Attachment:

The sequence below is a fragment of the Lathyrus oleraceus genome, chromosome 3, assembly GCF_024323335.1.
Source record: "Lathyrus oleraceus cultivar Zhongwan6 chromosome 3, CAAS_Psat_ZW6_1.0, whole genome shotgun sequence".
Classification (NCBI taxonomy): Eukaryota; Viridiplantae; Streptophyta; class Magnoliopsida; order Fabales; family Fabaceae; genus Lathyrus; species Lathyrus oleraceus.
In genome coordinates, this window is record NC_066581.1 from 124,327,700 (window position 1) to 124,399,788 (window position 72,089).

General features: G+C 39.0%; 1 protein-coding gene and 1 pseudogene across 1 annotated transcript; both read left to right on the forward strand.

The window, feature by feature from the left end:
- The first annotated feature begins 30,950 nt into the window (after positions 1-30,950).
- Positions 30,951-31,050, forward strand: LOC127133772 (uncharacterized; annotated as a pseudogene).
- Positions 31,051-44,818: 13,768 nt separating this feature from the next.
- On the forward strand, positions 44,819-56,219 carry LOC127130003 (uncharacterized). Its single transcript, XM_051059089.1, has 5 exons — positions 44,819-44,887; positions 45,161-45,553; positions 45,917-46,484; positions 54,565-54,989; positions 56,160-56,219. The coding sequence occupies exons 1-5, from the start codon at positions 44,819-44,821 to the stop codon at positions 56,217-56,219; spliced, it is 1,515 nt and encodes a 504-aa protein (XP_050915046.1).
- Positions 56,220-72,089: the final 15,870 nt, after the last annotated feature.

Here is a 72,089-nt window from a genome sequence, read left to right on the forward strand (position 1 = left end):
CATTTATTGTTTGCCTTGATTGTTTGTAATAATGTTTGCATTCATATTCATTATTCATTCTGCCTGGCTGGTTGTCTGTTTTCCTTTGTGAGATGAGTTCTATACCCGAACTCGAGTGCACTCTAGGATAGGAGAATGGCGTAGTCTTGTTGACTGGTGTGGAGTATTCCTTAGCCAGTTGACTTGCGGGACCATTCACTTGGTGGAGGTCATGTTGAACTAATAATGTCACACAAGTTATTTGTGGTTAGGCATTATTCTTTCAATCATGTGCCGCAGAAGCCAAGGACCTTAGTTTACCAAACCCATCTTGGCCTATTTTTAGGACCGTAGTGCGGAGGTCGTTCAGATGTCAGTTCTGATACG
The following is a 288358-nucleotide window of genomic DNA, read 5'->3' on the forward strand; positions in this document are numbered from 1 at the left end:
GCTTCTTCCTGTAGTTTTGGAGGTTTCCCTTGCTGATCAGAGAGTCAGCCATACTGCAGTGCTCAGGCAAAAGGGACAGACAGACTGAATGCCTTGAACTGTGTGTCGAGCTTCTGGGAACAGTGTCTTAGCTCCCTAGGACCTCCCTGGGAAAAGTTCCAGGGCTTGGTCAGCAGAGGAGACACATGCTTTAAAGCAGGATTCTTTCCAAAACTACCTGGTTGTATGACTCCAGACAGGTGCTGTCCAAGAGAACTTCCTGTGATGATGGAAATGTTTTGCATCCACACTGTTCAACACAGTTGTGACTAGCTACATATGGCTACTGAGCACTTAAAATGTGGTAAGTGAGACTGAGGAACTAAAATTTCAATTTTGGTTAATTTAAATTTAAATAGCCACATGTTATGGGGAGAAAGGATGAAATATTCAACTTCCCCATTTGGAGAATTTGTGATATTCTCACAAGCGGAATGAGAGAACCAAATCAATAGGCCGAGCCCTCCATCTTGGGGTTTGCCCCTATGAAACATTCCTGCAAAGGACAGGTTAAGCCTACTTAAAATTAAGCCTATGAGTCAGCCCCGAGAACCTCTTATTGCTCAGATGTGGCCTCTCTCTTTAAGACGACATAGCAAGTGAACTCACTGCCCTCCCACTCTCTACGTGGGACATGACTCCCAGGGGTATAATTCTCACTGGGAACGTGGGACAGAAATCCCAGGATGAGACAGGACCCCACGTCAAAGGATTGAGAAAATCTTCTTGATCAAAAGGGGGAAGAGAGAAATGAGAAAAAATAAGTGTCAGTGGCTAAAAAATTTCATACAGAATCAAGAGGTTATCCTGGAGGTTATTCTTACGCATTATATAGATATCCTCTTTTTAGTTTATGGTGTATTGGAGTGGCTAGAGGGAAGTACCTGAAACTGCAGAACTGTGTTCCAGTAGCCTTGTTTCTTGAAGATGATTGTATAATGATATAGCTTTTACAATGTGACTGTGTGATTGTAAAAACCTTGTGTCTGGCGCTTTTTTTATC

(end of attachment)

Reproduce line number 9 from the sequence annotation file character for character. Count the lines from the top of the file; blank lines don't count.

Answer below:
- Positions 31,051-44,818: 13,768 nt separating this feature from the next.